Artist and musician Camae Ayewa recalled the time when she asked a resident to share her first experience of being in North Philadelphia.
“It seems like a simple question, but we get all these wild first memories,” Ayewa said. “One lady said she saw a police chase (with) a car chasing a man running and the car hit him. It’s like ‘wow that’s your first memory?’”
Ayewa, along with lawyer and writer Rasheedah Phillips, hopes to uncover more stories and recollections about North Philadelphia in a new center they’ve opened on Ridge Avenue. The goal of the Community Features Lab is to preserve the stories and visions of people living in the northern part of the city and to explore its redevelopment. It’s located at 2204 Ridge Ave., in the space of a former pawn shop, between a daycare center and a dry cleaning service.
Through their group, Black Quantum Futurism, they received a 2016 fellowship from A Blade of Grass, a New York based organization that nurtures socially-engaged artwork. The group will occupy the center for at least a year.
“I’m really into what has happened anywhere I go,” said Ayewa, who is originally from Maryland. “I like going to the neighborhoods to see where the most change has come from and where the most history or protests have taken place.”
In particular, Black Quantum Futurism will collect and share the stories from the Sharswood-Blumberg community for future generations to cherish. The Norman Blumberg housing complex was built in the 1960s, first occupied in 1967 and was an 18-story high rise that was imploded earlier this year to make room for a new development space. Phillips and Ayewa hope to also explore the impact of gentrification.
“People are being displaced and they needed some care and treatment,” Phillips said. “There is a way to engage the community when you’re seeking redevelopment without displacing large numbers of people.”
The opening was officially June 18 and the neighbors were invited to come and voice record their stories. Phillips said hundreds of families have been displaced.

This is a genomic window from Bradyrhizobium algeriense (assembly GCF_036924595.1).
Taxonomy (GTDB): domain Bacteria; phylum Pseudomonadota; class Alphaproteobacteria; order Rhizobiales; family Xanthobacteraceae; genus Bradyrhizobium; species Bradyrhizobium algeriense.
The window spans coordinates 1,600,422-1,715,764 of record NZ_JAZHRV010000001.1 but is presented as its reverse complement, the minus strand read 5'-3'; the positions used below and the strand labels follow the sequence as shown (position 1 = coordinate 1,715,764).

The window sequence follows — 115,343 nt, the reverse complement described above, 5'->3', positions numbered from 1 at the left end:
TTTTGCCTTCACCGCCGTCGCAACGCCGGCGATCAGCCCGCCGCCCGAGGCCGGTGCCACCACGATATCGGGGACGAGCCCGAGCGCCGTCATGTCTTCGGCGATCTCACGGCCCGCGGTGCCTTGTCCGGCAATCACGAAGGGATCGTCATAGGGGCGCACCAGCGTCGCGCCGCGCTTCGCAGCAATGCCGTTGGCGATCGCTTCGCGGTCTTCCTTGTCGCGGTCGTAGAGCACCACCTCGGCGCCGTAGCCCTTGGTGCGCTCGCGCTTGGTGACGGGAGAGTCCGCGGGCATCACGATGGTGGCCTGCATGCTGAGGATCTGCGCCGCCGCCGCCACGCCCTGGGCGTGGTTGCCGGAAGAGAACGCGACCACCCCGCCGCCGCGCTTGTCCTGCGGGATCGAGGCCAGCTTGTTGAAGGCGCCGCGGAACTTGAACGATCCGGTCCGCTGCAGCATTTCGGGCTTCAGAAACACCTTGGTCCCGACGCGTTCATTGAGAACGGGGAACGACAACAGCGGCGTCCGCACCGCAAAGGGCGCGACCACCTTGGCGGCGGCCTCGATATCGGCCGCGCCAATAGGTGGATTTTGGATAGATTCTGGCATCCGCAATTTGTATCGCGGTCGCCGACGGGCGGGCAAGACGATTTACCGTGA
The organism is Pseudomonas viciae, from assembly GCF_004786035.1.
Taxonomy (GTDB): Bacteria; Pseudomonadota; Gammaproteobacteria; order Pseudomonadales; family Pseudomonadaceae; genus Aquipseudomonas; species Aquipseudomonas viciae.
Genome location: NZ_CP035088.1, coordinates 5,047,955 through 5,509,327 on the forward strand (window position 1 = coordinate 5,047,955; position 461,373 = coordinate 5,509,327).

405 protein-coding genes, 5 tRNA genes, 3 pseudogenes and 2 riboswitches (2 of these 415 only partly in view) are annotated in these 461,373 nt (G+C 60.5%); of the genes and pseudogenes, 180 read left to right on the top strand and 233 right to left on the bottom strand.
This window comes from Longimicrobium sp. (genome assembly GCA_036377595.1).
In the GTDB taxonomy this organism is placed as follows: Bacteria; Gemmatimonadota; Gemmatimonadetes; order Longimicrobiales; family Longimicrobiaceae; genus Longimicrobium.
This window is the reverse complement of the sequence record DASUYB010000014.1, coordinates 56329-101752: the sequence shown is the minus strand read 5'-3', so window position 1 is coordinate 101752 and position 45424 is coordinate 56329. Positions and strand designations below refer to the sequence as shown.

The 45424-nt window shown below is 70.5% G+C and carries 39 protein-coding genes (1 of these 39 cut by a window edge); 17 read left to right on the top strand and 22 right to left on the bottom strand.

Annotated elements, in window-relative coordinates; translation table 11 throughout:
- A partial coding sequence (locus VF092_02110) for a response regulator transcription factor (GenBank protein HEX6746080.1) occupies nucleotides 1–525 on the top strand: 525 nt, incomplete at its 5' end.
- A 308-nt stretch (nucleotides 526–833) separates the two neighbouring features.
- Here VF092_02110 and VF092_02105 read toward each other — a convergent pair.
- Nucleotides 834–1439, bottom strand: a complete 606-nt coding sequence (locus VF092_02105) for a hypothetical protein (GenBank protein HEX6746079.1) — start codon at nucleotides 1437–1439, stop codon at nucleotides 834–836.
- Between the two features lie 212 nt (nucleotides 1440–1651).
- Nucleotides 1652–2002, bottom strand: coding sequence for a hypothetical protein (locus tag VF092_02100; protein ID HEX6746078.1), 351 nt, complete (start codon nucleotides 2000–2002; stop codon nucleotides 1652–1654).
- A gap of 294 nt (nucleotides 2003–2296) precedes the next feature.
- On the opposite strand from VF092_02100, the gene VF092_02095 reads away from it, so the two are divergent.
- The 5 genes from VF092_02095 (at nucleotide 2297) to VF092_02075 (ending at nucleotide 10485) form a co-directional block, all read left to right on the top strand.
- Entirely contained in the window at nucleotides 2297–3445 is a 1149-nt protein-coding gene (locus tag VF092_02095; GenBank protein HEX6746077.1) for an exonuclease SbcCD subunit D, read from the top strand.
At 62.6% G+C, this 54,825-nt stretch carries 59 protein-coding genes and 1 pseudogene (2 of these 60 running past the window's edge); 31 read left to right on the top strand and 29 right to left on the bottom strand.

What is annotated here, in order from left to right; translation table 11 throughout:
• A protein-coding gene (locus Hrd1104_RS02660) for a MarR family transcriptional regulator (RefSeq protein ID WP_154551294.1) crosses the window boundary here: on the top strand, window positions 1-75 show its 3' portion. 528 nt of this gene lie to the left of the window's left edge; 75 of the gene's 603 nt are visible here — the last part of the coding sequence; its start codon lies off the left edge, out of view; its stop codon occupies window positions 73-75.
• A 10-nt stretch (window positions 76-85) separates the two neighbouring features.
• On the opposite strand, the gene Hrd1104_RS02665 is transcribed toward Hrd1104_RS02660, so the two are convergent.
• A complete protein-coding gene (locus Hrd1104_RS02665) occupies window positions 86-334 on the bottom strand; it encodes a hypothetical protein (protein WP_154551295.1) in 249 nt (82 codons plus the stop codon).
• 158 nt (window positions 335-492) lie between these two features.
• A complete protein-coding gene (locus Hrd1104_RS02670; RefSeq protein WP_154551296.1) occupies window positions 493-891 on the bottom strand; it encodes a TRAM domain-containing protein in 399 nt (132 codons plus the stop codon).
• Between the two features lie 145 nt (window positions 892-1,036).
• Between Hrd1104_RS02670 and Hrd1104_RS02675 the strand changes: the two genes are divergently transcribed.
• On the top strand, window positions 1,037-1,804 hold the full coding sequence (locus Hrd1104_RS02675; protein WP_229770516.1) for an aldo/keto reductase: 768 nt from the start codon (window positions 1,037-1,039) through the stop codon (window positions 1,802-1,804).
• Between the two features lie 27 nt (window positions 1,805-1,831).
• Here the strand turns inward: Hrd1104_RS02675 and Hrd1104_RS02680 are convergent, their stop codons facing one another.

“I wanted to create a response and create a way of engaging people about the devastating thing that is happening in this community,” Phillips said. “Really some of the larger goals of the project are to connect people’s experiences. That’s not to say that the community didn’t need redevelopment, of course it did, it was a blighted community.”
Phillips, who represents low-income tenants facing eviction or other housing issues, said some residents felt their voices were not being heard.
“I have a perspective on this about what’s going on,” Phillips added. “We’re going to be doing oral history with people and how they’re experiencing displacement and the trauma of eminent domain and their lack of choice and input into it, along with wanting to get their visions of the future.”
Ayewa said they opened the center here because it’s where they live.
“This project is an extension of everything we do,” Ayewa said. “We are involved in the community, we are here. There’s a lot of things we find, like as far as our artistic community here in Philadelphia, there seems to be a lot of Internet based activism and we’re total opposite. We’re actually here and doing the work.”
The center, which has photos hung of the Philadelphia Housing Authority’s old high rise buildings, has interns that staff it during weekdays. Kiana Murphy, 23, is one of them. Murphy says people who identify with the Black diaspora can can use their realities to think more about the future, hence something she is interested in.
“If we don’t, it’s a part of history that’s wiped out,” said Murphy, a graduate school student. “I feel like because of this space here, we’re allowing history to continue.”
Additionally, the center is a community library and resource center, gallery and studio, and workshop and event space. For more information, call (215) 469-1609 or email: email@example.com.